The Best Classic Rock Albums From 1980 to 1989

One Rock Anthem After Another

We always think of the ’80s as a colorful time literally and figuratively. Rock was branching out even more – no one can forget the hair metal bands who consumed most of the hairspray at the time. Some say it was their least favorite era and be that as it may, several records didn’t just influence today’s pop culture and music in general but there were albums which challenged conventions and even became the standard by which all others were measured.

There was something for everyone even the most critical classic rock fan. And the songs were hard to ignore too because they dominated the radio and TV.

Now sit back, relax and enjoy this quick trip down memory lane.

Joy Division – “Closer” (1980)

There’s an almost otherworldly feel to this.

Bon Jovi – “Slippery When Wet” (1986)

This was a winning moment for Bon Jovi because they managed to bring hair metal into the mainstream scene.

Rush – “Moving Pictures” (1981)

You can never pass up Rush’s most commercially successful album.

Van Halen – “1984” (1984)

Van Halen made synthesizers popular and in turn, they were propelled towards more fame. Of course part of that is because of MTV putting their videos on regular rotation.

ZZ Top – “Eliminator” (1983)

It deserved all the hype. Enough said.

Stevie Ray Vaughan – “Texas Flood” (1983)

At a time when blues were no longer the “thing,” SRV made it cool again.

David Bowie – “Scary Monsters (and Super Creeps)” (1980)

It wasn’t his finest work but it was like the sum of all his musical experiments.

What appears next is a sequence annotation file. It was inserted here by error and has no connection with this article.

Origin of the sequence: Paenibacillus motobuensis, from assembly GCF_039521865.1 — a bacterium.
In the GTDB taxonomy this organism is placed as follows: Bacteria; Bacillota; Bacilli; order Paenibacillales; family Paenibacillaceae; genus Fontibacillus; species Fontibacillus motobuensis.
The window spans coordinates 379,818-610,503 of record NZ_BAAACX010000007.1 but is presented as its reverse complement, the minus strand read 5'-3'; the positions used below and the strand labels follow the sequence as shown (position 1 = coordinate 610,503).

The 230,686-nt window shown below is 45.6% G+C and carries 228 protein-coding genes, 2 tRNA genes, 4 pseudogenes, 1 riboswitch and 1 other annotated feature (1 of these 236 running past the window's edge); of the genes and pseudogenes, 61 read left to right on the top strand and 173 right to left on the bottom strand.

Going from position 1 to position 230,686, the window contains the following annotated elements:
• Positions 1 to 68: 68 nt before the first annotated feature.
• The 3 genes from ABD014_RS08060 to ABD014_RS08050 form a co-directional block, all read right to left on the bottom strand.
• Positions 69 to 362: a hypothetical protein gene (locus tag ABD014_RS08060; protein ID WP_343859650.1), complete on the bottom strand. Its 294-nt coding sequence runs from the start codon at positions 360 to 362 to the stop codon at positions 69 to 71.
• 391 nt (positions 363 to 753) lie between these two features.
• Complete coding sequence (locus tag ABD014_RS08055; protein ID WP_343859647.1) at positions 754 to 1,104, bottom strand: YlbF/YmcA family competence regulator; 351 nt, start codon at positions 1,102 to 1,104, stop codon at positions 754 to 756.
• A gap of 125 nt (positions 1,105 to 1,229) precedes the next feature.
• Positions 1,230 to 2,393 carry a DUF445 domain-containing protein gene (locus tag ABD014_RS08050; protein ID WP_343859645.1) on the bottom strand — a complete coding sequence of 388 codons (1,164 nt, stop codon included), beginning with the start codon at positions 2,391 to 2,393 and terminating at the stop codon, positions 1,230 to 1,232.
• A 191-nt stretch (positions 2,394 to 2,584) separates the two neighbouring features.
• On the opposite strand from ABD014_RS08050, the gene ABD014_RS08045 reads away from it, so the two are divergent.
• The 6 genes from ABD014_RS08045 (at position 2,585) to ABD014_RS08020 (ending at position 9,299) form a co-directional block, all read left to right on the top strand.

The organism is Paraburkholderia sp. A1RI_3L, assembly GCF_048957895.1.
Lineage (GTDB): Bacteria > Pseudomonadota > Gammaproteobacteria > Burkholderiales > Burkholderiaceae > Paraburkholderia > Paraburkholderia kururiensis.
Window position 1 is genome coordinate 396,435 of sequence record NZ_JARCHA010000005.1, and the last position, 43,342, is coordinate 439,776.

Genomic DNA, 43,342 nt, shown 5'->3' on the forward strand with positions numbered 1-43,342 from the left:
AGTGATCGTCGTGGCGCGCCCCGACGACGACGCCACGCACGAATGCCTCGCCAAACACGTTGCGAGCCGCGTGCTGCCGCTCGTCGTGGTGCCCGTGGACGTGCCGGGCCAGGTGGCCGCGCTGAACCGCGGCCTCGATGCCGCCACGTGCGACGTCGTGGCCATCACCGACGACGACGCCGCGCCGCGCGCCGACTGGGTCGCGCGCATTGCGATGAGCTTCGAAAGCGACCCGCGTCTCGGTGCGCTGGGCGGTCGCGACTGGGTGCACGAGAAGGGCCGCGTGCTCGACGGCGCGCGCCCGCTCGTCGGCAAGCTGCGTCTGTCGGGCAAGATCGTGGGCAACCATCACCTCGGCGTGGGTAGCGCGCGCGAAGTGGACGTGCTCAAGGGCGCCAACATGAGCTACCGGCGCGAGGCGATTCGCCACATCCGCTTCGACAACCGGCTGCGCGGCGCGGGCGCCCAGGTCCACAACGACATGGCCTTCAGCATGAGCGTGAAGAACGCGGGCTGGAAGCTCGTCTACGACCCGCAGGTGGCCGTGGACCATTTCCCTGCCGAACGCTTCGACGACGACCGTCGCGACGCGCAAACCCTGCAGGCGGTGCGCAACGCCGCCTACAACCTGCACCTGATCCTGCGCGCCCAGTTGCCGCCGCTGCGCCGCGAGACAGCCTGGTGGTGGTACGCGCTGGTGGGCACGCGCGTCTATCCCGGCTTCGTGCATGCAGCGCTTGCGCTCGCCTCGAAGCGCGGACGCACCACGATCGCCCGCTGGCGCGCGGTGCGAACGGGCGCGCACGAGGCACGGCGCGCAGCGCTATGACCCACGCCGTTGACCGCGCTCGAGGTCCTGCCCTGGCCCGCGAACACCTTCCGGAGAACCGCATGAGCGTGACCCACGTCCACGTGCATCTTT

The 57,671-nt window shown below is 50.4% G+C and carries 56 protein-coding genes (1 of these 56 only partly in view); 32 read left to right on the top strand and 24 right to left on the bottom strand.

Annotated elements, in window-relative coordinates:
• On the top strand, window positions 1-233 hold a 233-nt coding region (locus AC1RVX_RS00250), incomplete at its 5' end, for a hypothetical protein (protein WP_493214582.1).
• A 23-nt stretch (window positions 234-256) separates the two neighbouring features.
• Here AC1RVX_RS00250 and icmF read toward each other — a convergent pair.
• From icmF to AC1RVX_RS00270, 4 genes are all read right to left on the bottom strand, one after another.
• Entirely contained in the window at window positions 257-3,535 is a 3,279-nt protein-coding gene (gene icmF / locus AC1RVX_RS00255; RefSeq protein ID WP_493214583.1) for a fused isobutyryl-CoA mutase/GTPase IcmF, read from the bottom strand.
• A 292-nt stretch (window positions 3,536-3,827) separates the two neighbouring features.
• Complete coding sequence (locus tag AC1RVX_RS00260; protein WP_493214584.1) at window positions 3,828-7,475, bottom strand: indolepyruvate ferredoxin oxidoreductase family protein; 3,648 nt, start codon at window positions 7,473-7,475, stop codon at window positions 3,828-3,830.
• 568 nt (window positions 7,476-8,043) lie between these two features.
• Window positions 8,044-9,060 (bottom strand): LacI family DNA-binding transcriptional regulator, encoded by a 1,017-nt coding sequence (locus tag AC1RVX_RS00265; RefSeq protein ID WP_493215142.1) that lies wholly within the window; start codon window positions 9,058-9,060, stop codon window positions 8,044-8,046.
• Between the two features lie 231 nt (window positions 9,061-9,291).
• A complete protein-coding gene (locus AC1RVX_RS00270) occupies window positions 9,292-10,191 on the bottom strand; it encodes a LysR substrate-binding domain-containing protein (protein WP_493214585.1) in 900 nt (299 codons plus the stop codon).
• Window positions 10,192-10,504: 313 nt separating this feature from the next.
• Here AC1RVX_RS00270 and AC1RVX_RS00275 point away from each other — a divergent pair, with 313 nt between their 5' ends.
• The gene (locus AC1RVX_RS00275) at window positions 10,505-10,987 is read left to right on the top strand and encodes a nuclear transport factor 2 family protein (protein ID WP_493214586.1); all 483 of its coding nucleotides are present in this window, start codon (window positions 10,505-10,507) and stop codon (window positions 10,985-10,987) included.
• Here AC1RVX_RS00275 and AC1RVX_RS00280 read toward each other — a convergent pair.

Mötley Crüe – “Shout at the Devil” (1983)

We don’t know what deal they made with the devil but this was one incredibly heavy album.

Metallica – “Master of Puppets” (1986)

A heavy metal achievement of epic proportions.

AC/DC “Back in Black” (1980)

The Rolling Stone referred to this as the “purest distillation of hard rock ever” and we couldn’t agree more.

Guns ‘n Roses – “Appetite for Destruction” (1987)

It’s powerful and unapologetic – and it basically forced everyone to take hard rock more seriously.

Ozzy Osbourne – “Blizzard of Ozz” (1980)

The whole album is phenomenal but it boasted of one thing that no one else had – Randy Rhoads.

Iron Maiden – “The Number of the Beast” (1982)

Over three decades later, this remains untouchable.

Prince – “Purple Rain” (1984)

Prince struck gold with “Purple Rain” since it became the record that gave him massive popularity.

Def Leppard – “Hysteria” (1987)

They became the very definition of “pop metal.”

Bruce Springsteen – “Born in the USA” (1984)

The Boss’ biggest-selling album ever and it features several classic rock hits which stood the test of time.

U2 – “Joshua Tree” (1987)

It’s stellar from beginning to end.